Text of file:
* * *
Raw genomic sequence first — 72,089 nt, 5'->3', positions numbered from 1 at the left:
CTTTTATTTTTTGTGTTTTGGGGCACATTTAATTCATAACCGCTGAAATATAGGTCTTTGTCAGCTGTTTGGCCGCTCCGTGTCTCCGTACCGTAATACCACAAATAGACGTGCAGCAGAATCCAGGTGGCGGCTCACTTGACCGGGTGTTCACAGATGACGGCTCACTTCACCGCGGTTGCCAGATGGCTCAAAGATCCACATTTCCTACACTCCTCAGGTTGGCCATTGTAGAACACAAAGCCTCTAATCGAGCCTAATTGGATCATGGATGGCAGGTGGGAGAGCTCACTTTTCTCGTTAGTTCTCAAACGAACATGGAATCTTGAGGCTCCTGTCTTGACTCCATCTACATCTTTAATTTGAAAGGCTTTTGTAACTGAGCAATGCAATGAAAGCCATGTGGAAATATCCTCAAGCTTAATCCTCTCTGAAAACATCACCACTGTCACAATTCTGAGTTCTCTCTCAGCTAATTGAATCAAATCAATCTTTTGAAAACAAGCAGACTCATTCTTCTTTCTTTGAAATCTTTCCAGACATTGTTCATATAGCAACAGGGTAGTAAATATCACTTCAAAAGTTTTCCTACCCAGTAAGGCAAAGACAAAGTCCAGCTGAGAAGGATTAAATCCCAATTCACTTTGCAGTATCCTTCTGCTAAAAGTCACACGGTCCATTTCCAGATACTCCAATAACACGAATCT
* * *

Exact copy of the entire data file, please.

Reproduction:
Raw genomic sequence first — 72,089 nt, 5'->3', positions numbered from 1 at the left:
CTTTTATTTTTTGTGTTTTGGGGCACATTTAATTCATAACCGCTGAAATATAGGTCTTTGTCAGCTGTTTGGCCGCTCCGTGTCTCCGTACCGTAATACCACAAATAGACGTGCAGCAGAATCCAGGTGGCGGCTCACTTGACCGGGTGTTCACAGATGACGGCTCACTTCACCGCGGTTGCCAGATGGCTCAAAGATCCACATTTCCTACACTCCTCAGGTTGGCCATTGTAGAACACAAAGCCTCTAATCGAGCCTAATTGGATCATGGATGGCAGGTGGGAGAGCTCACTTTTCTCGTTAGTTCTCAAACGAACATGGAATCTTGAGGCTCCTGTCTTGACTCCATCTACATCTTTAATTTGAAAGGCTTTTGTAACTGAGCAATGCAATGAAAGCCATGTGGAAATATCCTCAAGCTTAATCCTCTCTGAAAACATCACCACTGTCACAATTCTGAGTTCTCTCTCAGCTAATTGAATCAAATCAATCTTTTGAAAACAAGCAGACTCATTCTTCTTTCTTTGAAATCTTTCCAGACATTGTTCATATAGCAACAGGGTAGTAAATATCACTTCAAAAGTTTTCCTACCCAGTAAGGCAAAGACAAAGTCCAGCTGAGAAGGATTAAATCCCAATTCACTTTGCAGTATCCTTCTGCTAAAAGTCACACGGTCCATTTCCAGATACTCCAATAACACGAATCT